Discussion on Benton Mural in Woodburn 100 sparks arguments between panelists, audience members



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Charles Nelms, the first audience member to speak once the discussion opened up to the everyone, argues that the Benton murals, which have been split into many pieces across campus, need to be brought back together so the message of the entire piece of art is clear. The Benton mural, seen behind Nelms, portrays a hooded Klan member and has caused much controversy since it was created in 1941. Buy Photos

In 2002, a committee decided to keep the Benton Murals, one of which depicts members of the Ku Klux Klan, in Woodburn Hall 100, and faculty were supposed to show a video to their classes explaining the history of the mural at the beginning of the semester. 

That practice died out within a few years, and any context for the piece was limited to two posters behind glass that are now displayed outside the classroom. These explainers have not provided enough meaning to stand against recent calls for IU to remove the mural.

Because of this, students, faculty and community members found themselves in heated arguments Thursday evening as they sat in Woodburn 100 during a panel sponsored by Political and Civic Engagement discussing what IU should do with the murals.

Charlie Nelms, a black former IU vice president who was on the committee back in 2002, sat in the audience. He was the first to talk after the panelists’ opening statements and walked to the front of the room to try to explain his reasons for keeping the mural. 

“I took the position then, and I take the position now, to keep the mural because the Klan is part of the history of Indiana, and we dare not cover that up,” Nelms said. “We need to use that as an opportunity to talk about the issues of today.”

Nelms said he was frustrated because most of the people who were talking had only ever read or heard stories about the Klan, but he had firsthand experiences with the group growing up.

“The Klan used to meet in the woods down the road from my house,” Nelms said. “I drank from the colored water fountain. So don’t tell me about the Klan. I know all about the Klan’s business.”

After the former administrator spoke, panelist and black law professor Kevin Brown said he had lost respect for Nelms.

Brown said in his opening statement that he thought that without a question the mural should be taken down.

“That is a very hurtful thing for many black students,” Brown said. 

Nelms came back to the front to defend his opinion.

“We don’t all have to agree on everything,” Nelms said. “My position is you don’t paint out the history and pretend that everything is so pristine.”

Nelms said  the murals should all be put back together it their original intended form.

Nan Brewer, a curator at the IU Eskenazi Museum of Art and expert on the Benton Murals, brought a diagram to show people how the murals were originally displayed at the “Century of Progress” exposition at the 1933 Chicago World’s Fair.

At that time, the murals encompassed an entire room. The position of the murals was an important part of the artwork depicting people’s perspectives. Cultural and industrial history were parallel to each other. 

The piece of the mural depicting the KKK was a back corner piece. This panel of the mural is called “The Parks, the Circus, the Klan, the Press.” The panel is anti-KKK, Brewer said.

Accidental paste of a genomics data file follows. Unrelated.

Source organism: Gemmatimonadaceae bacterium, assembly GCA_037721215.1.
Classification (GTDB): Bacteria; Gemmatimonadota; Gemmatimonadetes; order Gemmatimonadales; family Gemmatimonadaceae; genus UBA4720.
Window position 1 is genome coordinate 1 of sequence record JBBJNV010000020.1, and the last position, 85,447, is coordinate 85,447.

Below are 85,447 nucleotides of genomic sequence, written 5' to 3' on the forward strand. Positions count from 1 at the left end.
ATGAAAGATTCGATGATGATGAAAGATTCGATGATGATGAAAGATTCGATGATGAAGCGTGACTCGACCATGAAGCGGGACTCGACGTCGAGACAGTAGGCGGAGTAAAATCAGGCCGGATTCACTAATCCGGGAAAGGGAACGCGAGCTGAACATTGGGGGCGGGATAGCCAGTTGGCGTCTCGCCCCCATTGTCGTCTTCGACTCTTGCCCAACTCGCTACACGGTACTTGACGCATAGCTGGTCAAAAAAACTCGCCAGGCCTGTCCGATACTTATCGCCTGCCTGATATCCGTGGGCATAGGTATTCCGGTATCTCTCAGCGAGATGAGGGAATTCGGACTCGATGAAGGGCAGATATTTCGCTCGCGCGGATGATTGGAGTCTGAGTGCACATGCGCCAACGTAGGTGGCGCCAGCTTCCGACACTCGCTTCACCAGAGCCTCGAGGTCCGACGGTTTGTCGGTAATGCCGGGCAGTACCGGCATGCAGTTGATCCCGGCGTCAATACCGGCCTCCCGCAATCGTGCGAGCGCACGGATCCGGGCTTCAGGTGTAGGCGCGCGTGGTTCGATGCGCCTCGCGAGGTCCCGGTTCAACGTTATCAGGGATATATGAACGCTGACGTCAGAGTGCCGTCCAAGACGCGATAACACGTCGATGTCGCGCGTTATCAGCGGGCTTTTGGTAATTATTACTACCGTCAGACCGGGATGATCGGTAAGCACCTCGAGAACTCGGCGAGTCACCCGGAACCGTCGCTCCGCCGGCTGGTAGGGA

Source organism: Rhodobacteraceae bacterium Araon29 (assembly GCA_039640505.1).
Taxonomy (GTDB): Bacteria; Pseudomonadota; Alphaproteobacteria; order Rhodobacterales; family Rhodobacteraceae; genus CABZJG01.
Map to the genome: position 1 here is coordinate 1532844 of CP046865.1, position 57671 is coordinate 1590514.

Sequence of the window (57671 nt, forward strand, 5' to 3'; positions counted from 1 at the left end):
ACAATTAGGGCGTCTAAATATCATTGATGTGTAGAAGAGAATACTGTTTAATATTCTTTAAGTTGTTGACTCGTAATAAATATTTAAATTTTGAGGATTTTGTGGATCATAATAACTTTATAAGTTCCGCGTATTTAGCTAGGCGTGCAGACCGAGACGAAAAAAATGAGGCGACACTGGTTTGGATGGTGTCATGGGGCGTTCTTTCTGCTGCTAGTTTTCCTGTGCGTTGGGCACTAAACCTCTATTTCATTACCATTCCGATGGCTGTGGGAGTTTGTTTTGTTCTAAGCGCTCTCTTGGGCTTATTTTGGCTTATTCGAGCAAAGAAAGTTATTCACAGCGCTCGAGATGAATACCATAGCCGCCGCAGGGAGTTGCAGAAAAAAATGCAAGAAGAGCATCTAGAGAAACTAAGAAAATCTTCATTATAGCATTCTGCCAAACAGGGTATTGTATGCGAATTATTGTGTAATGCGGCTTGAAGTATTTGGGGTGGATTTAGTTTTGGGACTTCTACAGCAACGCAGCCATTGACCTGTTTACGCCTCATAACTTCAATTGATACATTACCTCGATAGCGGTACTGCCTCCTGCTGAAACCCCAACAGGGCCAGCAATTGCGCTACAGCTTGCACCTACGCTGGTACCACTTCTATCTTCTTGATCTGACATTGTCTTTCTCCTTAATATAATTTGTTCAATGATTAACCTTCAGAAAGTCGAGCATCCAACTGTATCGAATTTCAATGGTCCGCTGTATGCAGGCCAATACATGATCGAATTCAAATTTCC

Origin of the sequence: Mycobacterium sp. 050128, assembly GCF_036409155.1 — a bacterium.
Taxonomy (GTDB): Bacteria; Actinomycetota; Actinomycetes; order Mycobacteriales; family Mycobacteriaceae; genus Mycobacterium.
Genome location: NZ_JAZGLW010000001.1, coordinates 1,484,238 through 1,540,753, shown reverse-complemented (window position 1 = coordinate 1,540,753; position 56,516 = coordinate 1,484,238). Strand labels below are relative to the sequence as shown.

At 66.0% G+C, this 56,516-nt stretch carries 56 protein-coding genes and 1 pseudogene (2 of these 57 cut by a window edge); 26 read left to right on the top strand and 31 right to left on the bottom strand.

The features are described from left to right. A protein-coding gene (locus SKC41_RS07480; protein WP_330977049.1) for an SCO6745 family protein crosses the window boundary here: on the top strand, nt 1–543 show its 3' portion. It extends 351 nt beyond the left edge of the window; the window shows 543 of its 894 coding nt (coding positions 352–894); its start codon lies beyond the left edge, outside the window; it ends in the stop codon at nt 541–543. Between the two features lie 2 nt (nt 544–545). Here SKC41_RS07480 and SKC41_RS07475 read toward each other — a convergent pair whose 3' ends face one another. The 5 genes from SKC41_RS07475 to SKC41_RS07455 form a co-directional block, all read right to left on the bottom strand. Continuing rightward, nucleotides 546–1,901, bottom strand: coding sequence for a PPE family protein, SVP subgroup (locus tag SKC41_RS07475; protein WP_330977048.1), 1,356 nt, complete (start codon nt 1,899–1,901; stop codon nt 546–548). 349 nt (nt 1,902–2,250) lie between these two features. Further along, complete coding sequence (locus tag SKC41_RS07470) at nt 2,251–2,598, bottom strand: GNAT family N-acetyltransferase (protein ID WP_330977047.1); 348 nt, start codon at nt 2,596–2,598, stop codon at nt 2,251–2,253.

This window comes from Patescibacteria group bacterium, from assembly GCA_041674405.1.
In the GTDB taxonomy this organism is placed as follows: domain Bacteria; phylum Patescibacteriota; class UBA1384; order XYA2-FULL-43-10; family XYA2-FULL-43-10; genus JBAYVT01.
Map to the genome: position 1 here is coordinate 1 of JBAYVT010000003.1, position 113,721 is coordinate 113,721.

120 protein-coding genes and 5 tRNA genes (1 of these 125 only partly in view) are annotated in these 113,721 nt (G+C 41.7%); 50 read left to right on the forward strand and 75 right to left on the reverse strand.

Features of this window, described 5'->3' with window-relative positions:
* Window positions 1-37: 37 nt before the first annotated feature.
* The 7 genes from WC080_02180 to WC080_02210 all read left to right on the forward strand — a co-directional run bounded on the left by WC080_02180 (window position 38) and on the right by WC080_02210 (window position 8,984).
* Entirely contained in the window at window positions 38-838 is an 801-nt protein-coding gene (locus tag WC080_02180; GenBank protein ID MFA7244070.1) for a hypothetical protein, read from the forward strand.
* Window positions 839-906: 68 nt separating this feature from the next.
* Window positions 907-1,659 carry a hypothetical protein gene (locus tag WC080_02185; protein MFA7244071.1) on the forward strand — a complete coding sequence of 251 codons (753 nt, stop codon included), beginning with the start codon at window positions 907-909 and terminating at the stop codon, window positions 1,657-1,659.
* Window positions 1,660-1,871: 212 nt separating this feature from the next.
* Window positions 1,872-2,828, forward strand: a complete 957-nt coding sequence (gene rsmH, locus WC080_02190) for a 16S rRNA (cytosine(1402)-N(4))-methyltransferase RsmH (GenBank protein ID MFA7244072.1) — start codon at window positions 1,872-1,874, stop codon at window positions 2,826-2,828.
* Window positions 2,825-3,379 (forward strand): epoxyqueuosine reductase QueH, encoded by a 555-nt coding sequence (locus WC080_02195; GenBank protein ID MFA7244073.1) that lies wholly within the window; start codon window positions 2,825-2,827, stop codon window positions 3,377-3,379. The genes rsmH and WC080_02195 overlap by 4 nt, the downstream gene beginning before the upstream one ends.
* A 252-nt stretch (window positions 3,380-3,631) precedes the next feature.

Brewer pointed out several key points of the mural. The church behind the KKK was St. Charles Catholic, chosen because Catholics were another group targeted by the KKK. Beside the KKK is a circus made up of Catholic immigrants. 

Below the KKK are a pair of journalists representing the role they played in the KKK's fall from power in Indiana. The journalists were facing not toward the Klan rally, but at a black child in a hospital bed being cared for by a white nurse, Brewer said.

Even after learning about the murals’ history, some students still argued against their presence.

Panelist Ashley Scurlock said she remembered the murals from campus orientation. 

The junior sat in Woodburn 100 with few other students of color while the orientation leader claimed the University worked hard to uphold a culture of diversity. She was promised that there was a place for everyone on campus while the whole time looking up at an image of a burning cross and the Ku Klux Klan.

“The Benton Mural as a whole was mentioned and praised,” Scurlock said. “But the KKK depiction was ignored. Yes, it made me feel uncomfortable. It made me feel unwelcome, like the entire speech I was listening to was untrue.”

A black female student said she was annoyed that the mural is in a room where students are required to attend class.

“I don’t want to look up at the KKK during my organic chemistry class,” she said, and the audience applauded.

A white senior and member of the army ROTC program said she was tired of hearing only the white panel members advocate leaving the mural up and in its original location.

“I’m white, but it bothers me,” she said. “It’s a problem. We’re talking about the difficulty of moving this piece of artwork, and I understand that art is important. At what expense are we not going to move it? Is the damage to the mural more important than the damage that’s happening to students as they sit in this room? It’s not worth it. Take the freaking thing out of here.”  

This story has been updated to reflect PACE's sponsorship of the event.

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